Established as The Skamokawa Eagle in 1891

First responders practice extrications

By Diana Zimmerman

There were 43 volunteer firefighters, EMTs, and paramedics from all five Wahkiakum County Fire Districts at Hancock Sort Yard last Thursday, making their way through four drill stations, learning how to stabilize vehicles that have been in accidents, and how to do extrications.

The combined knowledge and experience on the field that night was hard to comprehend, with all the years of volunteer service walking around and the few who were formerly career firefighters but now do it for free, and willingly share what they've learned with their new crew. Everyone was soaking it up, with a bit of a light drizzle, so common on a January day in the Northwest, it wasn't even noticed.

They were learning and practicing valuable skills they may need to help their neighbors on some of their worst days.

M.D. Johnson of District 4 Fire Department talked me through it.

There were eight donated cars in varying positions at the sort yard, two at each station. Engine lights and bright lamps lit up the area and with a blast of the horn, volunteer firefighters would move to the next station. At one, they practiced vehicle and scene stabilization. At two stations, they were learning a variety of tactics from instructors who had mastered different skills while they practiced using hydraulic tools, what some people might know as the Jaws of Life. And at the fourth station, volunteers practiced using hand tools, always a good skill to have if the hydraulics are not available for one reason or another.

Johnson listed off names of the instructors, and the senior, most experienced volunteers on site, sharing their years of knowledge. So many, from so many departments.

The hydraulic tools cut through metal, through the door fillers, they cut doors open, cut door latches. In a head on collision the dash can be lifted off the person while the door is cut open at the same time.

"It's amazingly well orchestrated when you watch these people who know what they are doing," Johnson said. "They want to get everyone on the same page."

At one station, District 4 Training Officer Jack Leavitt, who became a volunteer seven years ago as a senior in high school, was teaching others how to cut pillars on a car, the support pieces between the body of the car and the roof, to roll the rooftop back or to cut the door, in order to extricate people who have been in an accident. Roof removals and dash rolls, he called them. So young, he's already responded to scenes like this when it wasn't a drill.

At another station, Chris Gartski and Phil Ogle were teaching volunteers to use electric tools, running off a generator from a District 4 engine. Powering things like Sawzalls to cut doors and pillars, or cordless tools, and hand tools similar to hydraulic spreaders and cutters.

Leavitt said vehicles and the technology to build them are constantly changing, and firefighters have to keep up, learning and adapting.

"There are a lot of techniques for getting a car open and getting people out," Johnson said. "Where you cut, how you cut, the precautions that you take, the tools that you use. Do you roll the hood back, do you just open the trunk and take the back seats out? A lot of it is being able to walk up to the scene, seeing the situation and know what tools you need to use and what you need to do. It's always different."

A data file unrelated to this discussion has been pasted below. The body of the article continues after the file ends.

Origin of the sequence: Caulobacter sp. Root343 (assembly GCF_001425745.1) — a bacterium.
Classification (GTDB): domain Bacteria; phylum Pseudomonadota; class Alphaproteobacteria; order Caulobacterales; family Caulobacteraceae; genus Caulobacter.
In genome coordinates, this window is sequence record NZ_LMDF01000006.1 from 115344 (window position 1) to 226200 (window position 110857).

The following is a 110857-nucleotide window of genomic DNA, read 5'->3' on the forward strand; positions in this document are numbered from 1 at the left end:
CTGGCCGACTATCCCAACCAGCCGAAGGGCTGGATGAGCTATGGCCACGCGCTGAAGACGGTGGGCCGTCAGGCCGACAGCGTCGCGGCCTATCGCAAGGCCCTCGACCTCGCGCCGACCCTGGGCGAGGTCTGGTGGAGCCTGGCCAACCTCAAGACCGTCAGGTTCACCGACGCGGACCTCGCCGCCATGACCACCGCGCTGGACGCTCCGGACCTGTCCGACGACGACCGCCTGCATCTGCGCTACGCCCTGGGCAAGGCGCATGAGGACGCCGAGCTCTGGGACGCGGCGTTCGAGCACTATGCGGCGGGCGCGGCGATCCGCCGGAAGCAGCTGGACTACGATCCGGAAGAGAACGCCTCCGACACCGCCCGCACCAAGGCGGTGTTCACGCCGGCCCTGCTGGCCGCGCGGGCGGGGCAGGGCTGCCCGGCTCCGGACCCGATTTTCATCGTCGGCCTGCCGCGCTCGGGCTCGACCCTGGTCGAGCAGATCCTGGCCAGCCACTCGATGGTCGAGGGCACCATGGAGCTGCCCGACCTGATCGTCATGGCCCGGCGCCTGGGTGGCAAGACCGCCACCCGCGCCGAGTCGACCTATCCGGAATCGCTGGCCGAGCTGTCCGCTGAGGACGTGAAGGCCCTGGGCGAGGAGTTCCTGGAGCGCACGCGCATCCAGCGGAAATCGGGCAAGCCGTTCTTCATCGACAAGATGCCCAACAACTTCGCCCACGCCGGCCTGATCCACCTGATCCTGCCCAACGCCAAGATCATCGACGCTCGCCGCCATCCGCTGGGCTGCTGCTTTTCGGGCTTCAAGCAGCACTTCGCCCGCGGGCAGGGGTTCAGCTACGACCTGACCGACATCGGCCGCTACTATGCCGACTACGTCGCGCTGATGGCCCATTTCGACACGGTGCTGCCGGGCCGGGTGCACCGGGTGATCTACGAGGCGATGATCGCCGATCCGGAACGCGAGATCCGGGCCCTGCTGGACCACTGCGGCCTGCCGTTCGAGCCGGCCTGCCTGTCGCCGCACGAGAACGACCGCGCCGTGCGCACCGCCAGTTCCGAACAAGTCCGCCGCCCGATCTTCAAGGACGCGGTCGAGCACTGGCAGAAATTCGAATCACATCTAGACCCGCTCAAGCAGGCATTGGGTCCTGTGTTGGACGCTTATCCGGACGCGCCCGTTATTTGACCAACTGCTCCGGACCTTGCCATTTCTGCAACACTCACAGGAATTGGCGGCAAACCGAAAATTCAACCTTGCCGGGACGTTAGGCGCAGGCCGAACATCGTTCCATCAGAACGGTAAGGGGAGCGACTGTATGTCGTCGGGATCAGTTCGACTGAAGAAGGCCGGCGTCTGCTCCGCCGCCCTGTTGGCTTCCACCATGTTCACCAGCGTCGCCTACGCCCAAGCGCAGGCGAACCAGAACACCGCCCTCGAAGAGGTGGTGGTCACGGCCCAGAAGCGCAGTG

"This training is excellent, it's a foundation, but every situation is going to be different," Johnson said. "Several have had enough training, they are able to think on their feet."

Johnson is very proud of his fellow volunteers.

"Wahkiakum County has no career fire fighters, but we have an incredible wealth of talent," he said. "We are fortunate to have the people we do on fire departments and ambulances."

As for Leavitt, he started teaching drills the moment he made the rank of lieutenant and prides himself in showing up week in and week out.

"It's unusual for me to miss a drill," he said. "I love this. This is 100 percent volunteer. This is what I do for my fun, free time. It's something I look forward to every week. We drill every Thursday at 7 p.m. It's a good group of people to be around. I live on a farm, so I don't see a lot of people. This is my people time and my recharge. It's my second family.

He has trained a lot of volunteers..

"Some of them went from knowing nothing," he said, "to where we roll up to an emergency and I can depend on them to do what I need them to do all the way to the end. We have a miraculous group of people here who would give you the shirt off their back if they thought it would help you. It's fantastic is what this is."

"I've been volunteer for District 4 for 10 years," Falon Hoven said, giving a woman's perspective. "I'm seeing a lot of younger girls coming out. There are definitely women, and we are definitely outnumbered."

"I've never had a bad experience out here with the guys," she added. "I've been on interior fires, with car accidents, car fires, wild land fire fighting. You're giving back to the community, and there is the camaraderie. I really enjoy the connections I have. It's a great way to stay connected and active in the community."

Even after 10 years, she's still learning something new and finds the experience empowering. There is nothing she can't do.

"There isn't a guy or gal on District 4 that I wouldn't trust inside of a house that was on fire, and that's the kind of connection with people you get when you do this long enough," she said. "We're always looking for volunteers, but there is a good core group that show up for training and show up for calls. That's important having those people that are consistent. In every department that is important because we are all volunteer."


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